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August 7, 2023

Maine Community Foundation awards record $1.67M to community organizations

The community building grant program of the Maine Community Foundation in Ellsworth has awarded a record-high $1.67 million across 200 grants to organizations and projects throughout the state. 

The foundation’s largest grant program supports a broad range of projects and organizations across Maine, including ones in the arts, education, environment, economic development and human services. MaineCF receives more than 400 applications annually. Volunteer county and regional committees make decisions on grant awards that are funded by the foundation’s county funds and other associated funds.

The foundation also awarded $533,263 across 72 donor-advised grants. Donor-advised grants fund proposals that meet specific interest areas. 

Together, the 272 grants totaled $2.2 million.

Playgrounds and empowerment

In the town of Monroe, the Friends of Gesner Park has been actively working to improve the park to better meet the needs of the growing community. Through a needs assessment process, the group has been building community buy-in and interest in maintaining the historic recreational spot and gathering place. 

Courtesy / Friends of Gesner Park
Monroe’s Friends of Gesner Park recieved $10,000 for playground equipment, an equipment shed and basketball court improvements.

With a growing youth population and the nearest playground a significant drive away, finding ways to make the park work better for children and families was a high priority.

The Waldo County Fund Committee provided a $10,000 project support grant to help the town install new playground equipment, spruce up the aging basketball court and add a community equipment shed. This investment in community improvement is expected to help broaden the park’s appeal for all residents.

Grants were awarded in every county. 

In Androscoggin County, nine of 32 applications received grants that averaged $6,667 each, for a total of $60,000. Among the recipients were the Franco-American Heritage Center, for performing arts and heritage programs; Her Safety Net, to support survivors of domestic and sexual violence and for outreach to underserved communities; and Maine Community Integration, to empower Black immigrant women and girls to advance park equity.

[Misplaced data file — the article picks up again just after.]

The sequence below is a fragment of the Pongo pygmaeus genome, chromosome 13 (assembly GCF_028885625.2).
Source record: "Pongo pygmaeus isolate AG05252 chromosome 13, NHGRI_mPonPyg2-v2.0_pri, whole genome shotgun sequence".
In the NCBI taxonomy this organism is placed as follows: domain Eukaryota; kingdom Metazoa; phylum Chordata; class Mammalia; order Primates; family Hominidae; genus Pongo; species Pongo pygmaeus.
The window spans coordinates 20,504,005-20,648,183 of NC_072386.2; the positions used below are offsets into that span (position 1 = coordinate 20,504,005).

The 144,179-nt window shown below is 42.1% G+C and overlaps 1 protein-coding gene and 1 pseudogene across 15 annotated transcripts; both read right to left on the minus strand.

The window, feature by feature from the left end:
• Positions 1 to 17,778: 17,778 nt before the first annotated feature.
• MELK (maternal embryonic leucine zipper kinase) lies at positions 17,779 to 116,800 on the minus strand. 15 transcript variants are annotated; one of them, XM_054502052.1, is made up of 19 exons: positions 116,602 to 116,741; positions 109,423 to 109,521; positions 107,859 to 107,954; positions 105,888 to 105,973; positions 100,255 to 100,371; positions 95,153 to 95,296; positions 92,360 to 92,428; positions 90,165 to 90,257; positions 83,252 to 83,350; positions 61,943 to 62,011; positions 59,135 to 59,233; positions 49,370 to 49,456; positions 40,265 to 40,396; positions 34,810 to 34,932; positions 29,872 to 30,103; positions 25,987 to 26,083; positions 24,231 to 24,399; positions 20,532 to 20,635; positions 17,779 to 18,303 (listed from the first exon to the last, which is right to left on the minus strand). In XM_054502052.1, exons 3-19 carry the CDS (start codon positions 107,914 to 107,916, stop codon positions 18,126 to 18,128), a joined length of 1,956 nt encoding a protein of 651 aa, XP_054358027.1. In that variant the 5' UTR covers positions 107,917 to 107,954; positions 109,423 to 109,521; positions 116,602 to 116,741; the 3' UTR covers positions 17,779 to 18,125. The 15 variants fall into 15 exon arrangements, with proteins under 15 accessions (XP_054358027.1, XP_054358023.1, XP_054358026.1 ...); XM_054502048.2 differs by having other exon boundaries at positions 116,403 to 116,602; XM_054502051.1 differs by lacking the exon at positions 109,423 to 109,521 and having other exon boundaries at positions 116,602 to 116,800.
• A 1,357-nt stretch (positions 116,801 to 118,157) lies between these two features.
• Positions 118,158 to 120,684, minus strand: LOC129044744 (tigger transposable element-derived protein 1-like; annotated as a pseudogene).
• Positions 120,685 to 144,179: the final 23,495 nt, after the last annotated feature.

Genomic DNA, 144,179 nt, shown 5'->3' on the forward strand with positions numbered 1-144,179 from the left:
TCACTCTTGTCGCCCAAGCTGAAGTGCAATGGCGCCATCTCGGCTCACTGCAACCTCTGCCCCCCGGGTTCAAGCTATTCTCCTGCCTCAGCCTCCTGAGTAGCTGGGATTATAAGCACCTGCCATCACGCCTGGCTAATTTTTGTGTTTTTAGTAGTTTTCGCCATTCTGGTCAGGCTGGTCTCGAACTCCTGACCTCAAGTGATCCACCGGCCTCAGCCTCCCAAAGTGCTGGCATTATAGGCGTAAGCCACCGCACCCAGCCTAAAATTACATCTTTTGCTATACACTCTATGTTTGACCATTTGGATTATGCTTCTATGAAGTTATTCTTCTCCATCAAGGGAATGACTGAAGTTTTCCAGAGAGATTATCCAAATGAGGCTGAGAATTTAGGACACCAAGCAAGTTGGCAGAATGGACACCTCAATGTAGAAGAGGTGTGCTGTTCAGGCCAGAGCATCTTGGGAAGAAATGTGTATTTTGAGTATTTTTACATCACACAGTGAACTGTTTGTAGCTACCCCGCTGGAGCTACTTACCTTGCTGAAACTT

In Aroostook County, 14 grants were awarded out of 17 applications received. The average award was $7,451. Recipients included Albiston Foundation, to increase access to recreational programs for people with disabilities; Aroostook Area Agency on Aging, to create a Memory Care Center to support older adults with Alzheimer’s disease and related dementia and their caretakers; and the Aroostook Arts and Education Center, to empower local youth, adults and families to express themselves through affordable arts programming.

From organizations in Cumberland County, the foundation received 91 applications and awarded 16 grants. The average award was $9,397. Recipients included Birth Roots Center for Community Supported Parenting, to provide prenatal and postnatal programming to new and expectant parents; Casco Library Association, for infrastructure improvements; and the Community Conservation Initiative, to collaborate with statewide, regional and local nonprofits, local governments and businesses to advance cooperative solutions.

Marine-related programs were a theme of some recipients in Hancock County, which sent in 72 applications, of which 27 were awarded. Among the recipients were Islesford Boatworks on the Cranberry Isles, for traditional wooden boatbuilding and community-building programs; Maine Center for Coastal Fisheries in Stonington, for a summer intern/guide for the Discovery Wharf climate change exhibit; and the Traditional Small Craft Association Downeast Chapter, for a festival to educate visitors about the maritime heritage and significance of Blue Hill Bay. 

In 2023, the foundation received a record 544 requests through its community building program and hasn’t been able to meet all of the demand. 

Populations served 

For the first time in 2023, the foundation asked applicants to select up to three populations that their proposals would serve, with the goal of tracking grant impacts on specific populations over time. Identified populations served by grant awards in 2023 included low-income children, older adults, people with disabilities, immigrants/refugees/ asylum seekers, young children, multi-ethnic and/or multiracial, incarcerated or formerly incarcerated, Indigenous/Native American, Latino/Latinx/Hispanic, and LGBTQ+.

Looking ahead, the staff is reviewing the community building grant program and considering revisions for 2024. The program will reopen Nov. 15 and the application deadline will be Feb. 15, 2024. Feedback for the program is welcome. For more information, click here.

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